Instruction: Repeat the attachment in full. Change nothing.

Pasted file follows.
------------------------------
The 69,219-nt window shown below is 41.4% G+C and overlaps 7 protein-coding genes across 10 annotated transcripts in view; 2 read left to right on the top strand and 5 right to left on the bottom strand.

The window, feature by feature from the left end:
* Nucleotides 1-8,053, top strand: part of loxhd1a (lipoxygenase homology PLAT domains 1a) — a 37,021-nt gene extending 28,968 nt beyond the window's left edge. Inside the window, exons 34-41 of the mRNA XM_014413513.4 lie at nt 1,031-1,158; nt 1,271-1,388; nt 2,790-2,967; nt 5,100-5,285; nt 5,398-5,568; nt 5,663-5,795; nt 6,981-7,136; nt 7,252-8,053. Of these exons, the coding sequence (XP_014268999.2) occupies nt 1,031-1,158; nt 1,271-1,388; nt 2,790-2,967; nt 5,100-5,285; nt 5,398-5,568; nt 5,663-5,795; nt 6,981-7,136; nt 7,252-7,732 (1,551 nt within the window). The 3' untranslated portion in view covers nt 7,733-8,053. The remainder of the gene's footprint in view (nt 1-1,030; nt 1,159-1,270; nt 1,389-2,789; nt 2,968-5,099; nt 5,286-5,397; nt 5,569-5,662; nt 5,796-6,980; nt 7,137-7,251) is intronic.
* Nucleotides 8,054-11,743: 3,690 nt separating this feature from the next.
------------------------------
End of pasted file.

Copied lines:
The 69,219-nt window shown below is 41.4% G+C and overlaps 7 protein-coding genes across 10 annotated transcripts in view; 2 read left to right on the top strand and 5 right to left on the bottom strand.

The window, feature by feature from the left end:
* Nucleotides 1-8,053, top strand: part of loxhd1a (lipoxygenase homology PLAT domains 1a) — a 37,021-nt gene extending 28,968 nt beyond the window's left edge. Inside the window, exons 34-41 of the mRNA XM_014413513.4 lie at nt 1,031-1,158; nt 1,271-1,388; nt 2,790-2,967; nt 5,100-5,285; nt 5,398-5,568; nt 5,663-5,795; nt 6,981-7,136; nt 7,252-8,053. Of these exons, the coding sequence (XP_014268999.2) occupies nt 1,031-1,158; nt 1,271-1,388; nt 2,790-2,967; nt 5,100-5,285; nt 5,398-5,568; nt 5,663-5,795; nt 6,981-7,136; nt 7,252-7,732 (1,551 nt within the window). The 3' untranslated portion in view covers nt 7,733-8,053. The remainder of the gene's footprint in view (nt 1-1,030; nt 1,159-1,270; nt 1,389-2,789; nt 2,968-5,099; nt 5,286-5,397; nt 5,569-5,662; nt 5,796-6,980; nt 7,137-7,251) is intronic.
* Nucleotides 8,054-11,743: 3,690 nt separating this feature from the next.